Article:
It would not be an adverse proposition to put forth that the aforementioned lines hold even in today’s times with India being an epitome of it. The study throughout has effectively revealed that the crime of witch-hunting is mostly a hoax, a conspiracy to extract money, property, land, etc. from the weaker section of the people. This issue can only be tackled effectively by educating the people, moreover in rural areas and by instilling in them a sense of rationality. First and foremost, the focus of the government should be the strict enforcement of the existing anti-witch-hunting related laws. Sensitization and the responsiveness mechanism of police and Welfare Department Personnel should be formulated. A new approach should be taken by the government like first, one needs to create awareness among local people; second, a legislative framework must be made to tackle the problem; third, the victims must have access to medical intervention; and finally, they must have access to rehabilitation in their communities and support to process their trauma.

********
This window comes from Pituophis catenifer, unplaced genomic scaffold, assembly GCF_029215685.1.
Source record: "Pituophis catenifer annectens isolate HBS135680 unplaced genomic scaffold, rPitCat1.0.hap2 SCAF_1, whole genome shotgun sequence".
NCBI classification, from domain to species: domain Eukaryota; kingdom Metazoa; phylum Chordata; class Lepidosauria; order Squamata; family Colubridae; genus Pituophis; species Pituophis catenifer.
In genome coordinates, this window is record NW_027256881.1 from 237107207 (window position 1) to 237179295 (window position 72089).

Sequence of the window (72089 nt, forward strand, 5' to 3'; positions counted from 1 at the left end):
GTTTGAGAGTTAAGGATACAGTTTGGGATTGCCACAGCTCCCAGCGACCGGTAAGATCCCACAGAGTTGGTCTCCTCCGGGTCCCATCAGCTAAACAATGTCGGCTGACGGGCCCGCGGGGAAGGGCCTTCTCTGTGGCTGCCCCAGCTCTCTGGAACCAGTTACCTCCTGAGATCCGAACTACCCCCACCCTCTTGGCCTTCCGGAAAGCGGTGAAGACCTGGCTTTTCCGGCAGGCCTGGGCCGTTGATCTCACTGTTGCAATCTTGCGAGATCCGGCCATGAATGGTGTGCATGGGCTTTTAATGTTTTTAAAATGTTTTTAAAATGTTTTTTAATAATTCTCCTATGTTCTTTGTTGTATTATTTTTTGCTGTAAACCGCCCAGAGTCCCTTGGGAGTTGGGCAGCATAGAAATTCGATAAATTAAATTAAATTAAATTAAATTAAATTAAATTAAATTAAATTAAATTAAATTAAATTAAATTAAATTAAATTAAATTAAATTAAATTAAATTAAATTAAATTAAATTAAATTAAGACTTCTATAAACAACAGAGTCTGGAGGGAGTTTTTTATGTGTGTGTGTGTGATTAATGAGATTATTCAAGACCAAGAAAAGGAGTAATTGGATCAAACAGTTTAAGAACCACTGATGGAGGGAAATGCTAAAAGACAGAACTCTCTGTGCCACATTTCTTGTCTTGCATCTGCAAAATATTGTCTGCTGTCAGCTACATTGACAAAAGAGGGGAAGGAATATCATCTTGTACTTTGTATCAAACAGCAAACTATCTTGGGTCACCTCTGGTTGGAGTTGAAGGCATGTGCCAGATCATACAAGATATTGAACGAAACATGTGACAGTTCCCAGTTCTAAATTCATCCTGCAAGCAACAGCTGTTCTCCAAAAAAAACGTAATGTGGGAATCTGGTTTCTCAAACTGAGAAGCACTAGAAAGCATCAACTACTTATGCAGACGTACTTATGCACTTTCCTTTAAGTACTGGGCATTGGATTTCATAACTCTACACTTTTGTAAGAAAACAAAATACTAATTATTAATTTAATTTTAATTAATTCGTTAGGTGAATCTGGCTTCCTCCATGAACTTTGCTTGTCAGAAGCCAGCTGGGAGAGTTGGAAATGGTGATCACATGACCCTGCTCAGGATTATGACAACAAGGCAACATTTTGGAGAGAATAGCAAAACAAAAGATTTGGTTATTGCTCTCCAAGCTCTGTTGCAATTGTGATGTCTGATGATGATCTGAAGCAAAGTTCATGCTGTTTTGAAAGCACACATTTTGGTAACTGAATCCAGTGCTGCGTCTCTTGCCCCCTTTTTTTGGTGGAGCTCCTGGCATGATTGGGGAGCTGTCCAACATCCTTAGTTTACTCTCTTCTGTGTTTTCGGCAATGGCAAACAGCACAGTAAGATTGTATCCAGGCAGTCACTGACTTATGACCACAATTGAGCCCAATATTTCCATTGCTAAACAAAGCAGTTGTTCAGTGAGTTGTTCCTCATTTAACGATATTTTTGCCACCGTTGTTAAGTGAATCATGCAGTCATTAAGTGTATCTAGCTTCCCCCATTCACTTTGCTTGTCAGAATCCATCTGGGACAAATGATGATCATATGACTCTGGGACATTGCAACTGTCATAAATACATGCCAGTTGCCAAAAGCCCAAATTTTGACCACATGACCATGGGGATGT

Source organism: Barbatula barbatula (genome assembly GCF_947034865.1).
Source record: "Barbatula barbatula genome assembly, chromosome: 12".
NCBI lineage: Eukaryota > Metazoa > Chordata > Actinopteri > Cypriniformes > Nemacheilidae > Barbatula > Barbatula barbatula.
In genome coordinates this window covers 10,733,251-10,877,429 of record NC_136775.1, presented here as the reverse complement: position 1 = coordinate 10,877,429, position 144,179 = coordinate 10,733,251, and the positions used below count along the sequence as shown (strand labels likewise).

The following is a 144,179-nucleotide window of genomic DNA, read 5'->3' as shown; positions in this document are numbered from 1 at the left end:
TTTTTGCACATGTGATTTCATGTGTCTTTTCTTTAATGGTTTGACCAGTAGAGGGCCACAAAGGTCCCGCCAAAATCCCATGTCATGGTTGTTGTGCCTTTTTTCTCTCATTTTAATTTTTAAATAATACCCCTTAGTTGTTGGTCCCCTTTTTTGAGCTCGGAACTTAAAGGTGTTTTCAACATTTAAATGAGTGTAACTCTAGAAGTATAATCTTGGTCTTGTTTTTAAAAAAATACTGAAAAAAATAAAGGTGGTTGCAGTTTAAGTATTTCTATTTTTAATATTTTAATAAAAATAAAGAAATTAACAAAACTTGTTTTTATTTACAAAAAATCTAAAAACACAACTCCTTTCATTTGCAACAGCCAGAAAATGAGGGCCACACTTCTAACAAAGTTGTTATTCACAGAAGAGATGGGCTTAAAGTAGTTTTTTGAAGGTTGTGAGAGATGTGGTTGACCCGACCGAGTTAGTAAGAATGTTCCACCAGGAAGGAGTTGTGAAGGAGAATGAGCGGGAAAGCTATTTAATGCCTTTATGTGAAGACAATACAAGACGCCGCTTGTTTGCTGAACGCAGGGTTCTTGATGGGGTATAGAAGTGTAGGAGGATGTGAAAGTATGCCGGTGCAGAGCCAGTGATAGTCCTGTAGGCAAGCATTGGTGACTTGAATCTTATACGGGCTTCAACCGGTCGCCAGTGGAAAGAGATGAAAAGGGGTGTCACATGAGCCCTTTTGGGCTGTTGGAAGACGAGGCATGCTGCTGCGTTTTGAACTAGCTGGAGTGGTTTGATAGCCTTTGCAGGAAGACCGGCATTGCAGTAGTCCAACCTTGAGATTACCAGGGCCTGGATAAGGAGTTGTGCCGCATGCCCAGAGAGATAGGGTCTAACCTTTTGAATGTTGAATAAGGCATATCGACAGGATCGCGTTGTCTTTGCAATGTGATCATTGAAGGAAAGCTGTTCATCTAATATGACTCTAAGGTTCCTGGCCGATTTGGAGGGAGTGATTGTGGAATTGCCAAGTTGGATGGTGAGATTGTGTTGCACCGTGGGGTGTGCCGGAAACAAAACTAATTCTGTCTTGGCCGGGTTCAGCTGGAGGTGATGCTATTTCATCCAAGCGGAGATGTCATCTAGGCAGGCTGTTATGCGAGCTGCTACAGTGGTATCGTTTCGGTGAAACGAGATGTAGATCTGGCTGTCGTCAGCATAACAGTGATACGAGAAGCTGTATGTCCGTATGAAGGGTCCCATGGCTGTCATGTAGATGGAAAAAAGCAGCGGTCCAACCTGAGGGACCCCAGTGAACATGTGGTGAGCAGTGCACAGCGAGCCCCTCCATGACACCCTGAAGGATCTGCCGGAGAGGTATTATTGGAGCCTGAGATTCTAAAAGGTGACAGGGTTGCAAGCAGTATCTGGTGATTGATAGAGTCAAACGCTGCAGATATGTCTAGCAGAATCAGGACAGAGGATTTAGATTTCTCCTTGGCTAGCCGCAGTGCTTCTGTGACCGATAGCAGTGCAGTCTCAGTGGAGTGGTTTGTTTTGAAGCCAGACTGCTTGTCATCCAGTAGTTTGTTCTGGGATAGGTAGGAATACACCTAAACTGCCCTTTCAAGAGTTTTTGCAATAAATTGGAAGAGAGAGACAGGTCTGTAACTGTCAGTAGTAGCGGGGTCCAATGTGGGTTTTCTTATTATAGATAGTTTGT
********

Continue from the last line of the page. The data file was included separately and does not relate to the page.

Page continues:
\Conclusion:-

Till today the practice of witchcraft hunting is still prevalent in different states of India. The basic reasons for that are lack of National Legislation, lack of issuing reports, ineffective implementation of existing laws, basic education and awareness among peoples.

Therefore this malpractice in India can be solved only by proper implementation of strict Anti-Witchcraft Laws. As witchcraft hunting is more prevalent in interior parts of India so proper education regarding such less discussed topics must be added as a subject in school. So, that awareness can be spread among different individuals and such malpractice may get stopped. Witch-hunting or witch branding is such a phenomenon which ruin the person’s reputation, property, family and life. While standing in the 21st century it is surprising to believe that witch-hunting still exist, when we talk about women empowerment, NARI SAKTI etc.  It is also surprising to believe that, this practice is also prevalent among educated people the case of the national athlete Debojani Bora further proves that being national level athlete would neither save one from being a victim of witch branding. However, it is difficult to eliminate such thoughts and thinking and change the mindset but at least we can try to save the lives of innocent people’s.

 “Everyone loves a witch hunt as long as it’s someone else’s witch being hunted”.


[1] According to 2018 report tribal states witnessed the highest rate, http://indpaedia.com/ind/index.php/Witch-hunting:_India (Sep. 08, 2020)

[2] Madhu  munda & ors. v. State of Bihar 2003(3) JCR 156 Jhr.